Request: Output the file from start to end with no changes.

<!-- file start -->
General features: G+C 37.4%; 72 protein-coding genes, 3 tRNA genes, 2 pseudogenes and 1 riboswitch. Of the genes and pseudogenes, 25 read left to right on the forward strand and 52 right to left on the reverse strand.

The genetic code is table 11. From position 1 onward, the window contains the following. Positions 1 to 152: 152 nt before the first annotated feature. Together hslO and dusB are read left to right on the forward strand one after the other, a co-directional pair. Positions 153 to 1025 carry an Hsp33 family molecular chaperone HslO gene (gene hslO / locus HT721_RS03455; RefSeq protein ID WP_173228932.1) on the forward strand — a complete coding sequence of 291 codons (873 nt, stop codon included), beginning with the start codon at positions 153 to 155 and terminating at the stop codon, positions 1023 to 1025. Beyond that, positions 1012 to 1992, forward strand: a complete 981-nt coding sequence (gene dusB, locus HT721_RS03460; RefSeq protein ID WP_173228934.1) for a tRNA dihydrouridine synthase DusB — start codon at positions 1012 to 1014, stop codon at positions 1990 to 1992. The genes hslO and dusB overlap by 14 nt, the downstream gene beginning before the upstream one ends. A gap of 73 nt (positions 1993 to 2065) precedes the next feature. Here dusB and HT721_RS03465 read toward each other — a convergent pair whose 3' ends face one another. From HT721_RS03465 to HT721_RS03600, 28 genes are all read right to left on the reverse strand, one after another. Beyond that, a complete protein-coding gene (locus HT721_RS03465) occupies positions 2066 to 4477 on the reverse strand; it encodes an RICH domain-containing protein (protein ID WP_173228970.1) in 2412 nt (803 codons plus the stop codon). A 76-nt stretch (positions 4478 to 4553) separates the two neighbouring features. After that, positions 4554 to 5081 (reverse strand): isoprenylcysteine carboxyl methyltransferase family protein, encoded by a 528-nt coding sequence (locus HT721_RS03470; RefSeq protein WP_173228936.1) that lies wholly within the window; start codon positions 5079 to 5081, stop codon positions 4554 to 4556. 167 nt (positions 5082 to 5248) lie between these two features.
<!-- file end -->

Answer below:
General features: G+C 37.4%; 72 protein-coding genes, 3 tRNA genes, 2 pseudogenes and 1 riboswitch. Of the genes and pseudogenes, 25 read left to right on the forward strand and 52 right to left on the reverse strand.

The genetic code is table 11. From position 1 onward, the window contains the following. Positions 1 to 152: 152 nt before the first annotated feature. Together hslO and dusB are read left to right on the forward strand one after the other, a co-directional pair. Positions 153 to 1025 carry an Hsp33 family molecular chaperone HslO gene (gene hslO / locus HT721_RS03455; RefSeq protein ID WP_173228932.1) on the forward strand — a complete coding sequence of 291 codons (873 nt, stop codon included), beginning with the start codon at positions 153 to 155 and terminating at the stop codon, positions 1023 to 1025. Beyond that, positions 1012 to 1992, forward strand: a complete 981-nt coding sequence (gene dusB, locus HT721_RS03460; RefSeq protein ID WP_173228934.1) for a tRNA dihydrouridine synthase DusB — start codon at positions 1012 to 1014, stop codon at positions 1990 to 1992. The genes hslO and dusB overlap by 14 nt, the downstream gene beginning before the upstream one ends. A gap of 73 nt (positions 1993 to 2065) precedes the next feature. Here dusB and HT721_RS03465 read toward each other — a convergent pair whose 3' ends face one another. From HT721_RS03465 to HT721_RS03600, 28 genes are all read right to left on the reverse strand, one after another. Beyond that, a complete protein-coding gene (locus HT721_RS03465) occupies positions 2066 to 4477 on the reverse strand; it encodes an RICH domain-containing protein (protein ID WP_173228970.1) in 2412 nt (803 codons plus the stop codon). A 76-nt stretch (positions 4478 to 4553) separates the two neighbouring features. After that, positions 4554 to 5081 (reverse strand): isoprenylcysteine carboxyl methyltransferase family protein, encoded by a 528-nt coding sequence (locus HT721_RS03470; RefSeq protein WP_173228936.1) that lies wholly within the window; start codon positions 5079 to 5081, stop codon positions 4554 to 4556. 167 nt (positions 5082 to 5248) lie between these two features.